Saturday, September 28, 2019

We Need a Muriel Box Set

I have written about British film director Muriel Box before in my blog posts. I'm writing about her again because her name does not get mentioned in the conversation about trailblazing female filmmakers. It should be. In the 1950s when Hollywood star Ida Lupino, an actress who combined glamour with some serious acting chops, had made the groundbreaking transition to actress and director, Muriel Box was an Oscar-winning screenwriter who made the transition to director overseas in England. In her films, Box directed such respected talents as Shelley Winters, Glynis Johns, Sir Ralph Richardson, Julie Harris, Laurence Harvey, Peggy Cummins, Thomas Mitchell, Van Johnson, Peter Finch and Kay Kendall. Muriel Box directed about 10 films released in the 1950s.
Muriel Box and her husband, Sydney Box, wrote the screenplay to the psychological British melodrama, 1945's THE SEVENTH VEIL. Today, that film can be viewed as female independence building in strength to rip and shred the veil of sexist male dominance wrapped around her. James Mason starred as the debonair yet brutal guardian and music teacher to an aspiring pianist. She's played by Ann Todd. The guardian is jealous of her talent. Their co-dependent relationship is at the root of her breakdown. THE SEVENTH VEIL is one of those British dramas that positioned James Mason for 1950s Hollywood stardom. It opened in the U.S. in 1946 and got an Oscar nomination. In 1947, Muriel Box and Sydney Box were the Oscar winners for Best Original Screenplay.

From what I've read, director Muriel Box loved highlighting the female experience. She directed the 1953 British drama, STREET CORNER. Here in the U.S., it was titled BOTH SIDES OF THE LAW. The film took on a documentary style and showed three different angles of the daily routine in the lives of police women. It starred Peggy Cummins, loved by American classic film fans for her work as the trigger happy blonde bad girl in 1950's GUN CRAZY.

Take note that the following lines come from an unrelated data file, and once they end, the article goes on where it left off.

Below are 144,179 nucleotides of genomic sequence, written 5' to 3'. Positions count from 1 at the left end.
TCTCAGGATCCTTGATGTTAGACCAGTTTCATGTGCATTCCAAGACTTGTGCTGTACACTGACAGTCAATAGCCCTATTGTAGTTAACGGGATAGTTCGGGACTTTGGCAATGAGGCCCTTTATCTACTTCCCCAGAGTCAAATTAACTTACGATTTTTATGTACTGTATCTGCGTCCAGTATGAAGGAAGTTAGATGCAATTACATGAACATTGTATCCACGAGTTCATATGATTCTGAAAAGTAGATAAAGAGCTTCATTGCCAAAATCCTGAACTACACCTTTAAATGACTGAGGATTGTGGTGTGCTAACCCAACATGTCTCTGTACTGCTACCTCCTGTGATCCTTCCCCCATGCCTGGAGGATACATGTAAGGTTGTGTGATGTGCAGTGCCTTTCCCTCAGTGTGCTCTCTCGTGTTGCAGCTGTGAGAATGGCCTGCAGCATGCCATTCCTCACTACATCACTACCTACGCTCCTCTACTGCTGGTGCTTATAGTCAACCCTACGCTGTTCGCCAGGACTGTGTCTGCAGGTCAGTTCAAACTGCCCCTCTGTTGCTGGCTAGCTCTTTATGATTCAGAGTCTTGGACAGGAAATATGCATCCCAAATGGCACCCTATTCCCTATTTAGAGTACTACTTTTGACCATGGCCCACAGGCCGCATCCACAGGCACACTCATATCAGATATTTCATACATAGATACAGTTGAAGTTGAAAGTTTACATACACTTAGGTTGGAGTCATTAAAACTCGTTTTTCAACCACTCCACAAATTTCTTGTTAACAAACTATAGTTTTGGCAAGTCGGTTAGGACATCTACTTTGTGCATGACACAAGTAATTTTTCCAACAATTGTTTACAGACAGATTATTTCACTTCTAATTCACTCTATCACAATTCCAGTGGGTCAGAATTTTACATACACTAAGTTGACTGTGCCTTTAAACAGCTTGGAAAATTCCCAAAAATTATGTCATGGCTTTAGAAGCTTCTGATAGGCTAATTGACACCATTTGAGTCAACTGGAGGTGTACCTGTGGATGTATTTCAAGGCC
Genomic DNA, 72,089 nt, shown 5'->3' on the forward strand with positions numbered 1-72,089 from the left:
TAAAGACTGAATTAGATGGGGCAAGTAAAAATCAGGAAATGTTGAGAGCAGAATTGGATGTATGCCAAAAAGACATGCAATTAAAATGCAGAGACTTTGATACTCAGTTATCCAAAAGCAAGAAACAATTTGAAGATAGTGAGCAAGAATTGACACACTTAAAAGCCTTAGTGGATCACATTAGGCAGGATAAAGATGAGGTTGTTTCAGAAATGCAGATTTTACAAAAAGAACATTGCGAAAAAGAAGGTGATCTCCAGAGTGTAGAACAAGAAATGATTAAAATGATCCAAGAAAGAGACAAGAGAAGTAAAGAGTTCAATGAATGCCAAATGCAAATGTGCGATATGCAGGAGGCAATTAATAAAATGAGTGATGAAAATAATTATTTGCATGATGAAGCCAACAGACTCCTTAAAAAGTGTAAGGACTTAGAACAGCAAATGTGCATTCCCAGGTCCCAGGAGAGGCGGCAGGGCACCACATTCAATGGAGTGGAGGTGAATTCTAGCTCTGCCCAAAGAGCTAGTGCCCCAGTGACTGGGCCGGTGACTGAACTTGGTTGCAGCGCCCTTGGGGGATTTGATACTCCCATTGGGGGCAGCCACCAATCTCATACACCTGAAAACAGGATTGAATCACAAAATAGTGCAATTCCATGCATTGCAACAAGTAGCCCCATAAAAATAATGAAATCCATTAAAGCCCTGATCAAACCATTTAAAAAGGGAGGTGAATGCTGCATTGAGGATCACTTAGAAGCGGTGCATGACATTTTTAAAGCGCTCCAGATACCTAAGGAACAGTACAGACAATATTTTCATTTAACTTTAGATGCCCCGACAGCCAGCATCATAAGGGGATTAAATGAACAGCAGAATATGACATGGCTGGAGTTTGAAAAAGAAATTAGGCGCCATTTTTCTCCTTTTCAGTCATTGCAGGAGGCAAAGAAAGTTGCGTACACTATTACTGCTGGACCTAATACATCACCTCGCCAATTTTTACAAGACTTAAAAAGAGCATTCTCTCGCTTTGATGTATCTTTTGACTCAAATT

Box's 1954 comedy, TO DOROTHY a SON, followed an American woman who heads to Britain. In order to acquire a large inheritance, she has to prevent her ex-husband from having any more children. It starred Shelley Winters, John Gregson and Peggy Cummins. The U.S. title for the film was CASH ON DELIVERY. Here's writer/director Muriel Box (left) with Shelley Winters.
Thomas Mitchell played a judge in Box's 1960 drama, TOO YOUNG TO LOVE. A 15-year old female winds up in juvenile court. She tells her story to the judge. We see in flashbacks that her young life was one of parental neglect and a lack of direction. She becomes a wayward teen who seeks an abortion and later gets busted for prostitution.
Muriel Box directed 1955's SIMON AND LAURA, a British comedy that makes for fun Christmas season viewing. Not only is it a comedy, it's also a rare Peter Finch moustache movie. He has a moustache and the chance to play for laughs in this feature. His most famous performance is as the delusional news anchor, Howard Beale, in the satire on the TV news corporate jungle, 1976's NETWORK. Muriel Box's 1955 comedy focuses on a live TV reality show during the holiday season. Two celebrities, a bickering married couple, are offered a project. They go on TV as themselves, an onscreen happily married couple bringing viewers into their real lives. The two celebrities don't like the idea but they need the money. Hilarity ensues. Keep in mind, this is 1955 when BBC TV was new. SIMON AND LAURA gives us the sublime Kay Kendall in a starring role. She died way too soon, stricken with leukemia. Watch this trailer for SIMON AND LAURA.
The last film Muriel Box directed was the screen adaptation of a hit comedy play theater-goers saw in London and on Broadway. Her 1964 film, RATTLE OF A SIMPLE MAN, is the sweet story of a 39-year-old sports fan who travels with buddies to see a game. The shy guy is a 39-year-old virgin. The buddies have a night out on the town and he winds up with a prostitute named Cyrenne. Diane Cilento starred as Cyrenne. That night, the two talk. He falls in love. Her heart is touched. The sports fan was played by Harry H. Corbett. He was not a big star here in the U.S but he was in the U.K. From 1962 to 1974, Corbett starred as the son on the British sitcom STEPTOE AND SON. It's the British sitcom that inspired our classic American sitcom, SANFORD AND SON.
Before director Judd Apatow gave us Steve Carell as THE 40-YEAR-OLD VIRGIN in 2005, director Muriel Box gave us a 39-year-old male virgin in 1964's RATTLE OF A SIMPLE MAN.

Actress/director Ida Lupino has finally received the recognition she deserved as a breakthrough female filmmaker. Four films Lupino directed are in a boxed set available on  klstudioclassics.com.

I think it's high time filmmaker Muriel Box got some recognition too here in the U.S.



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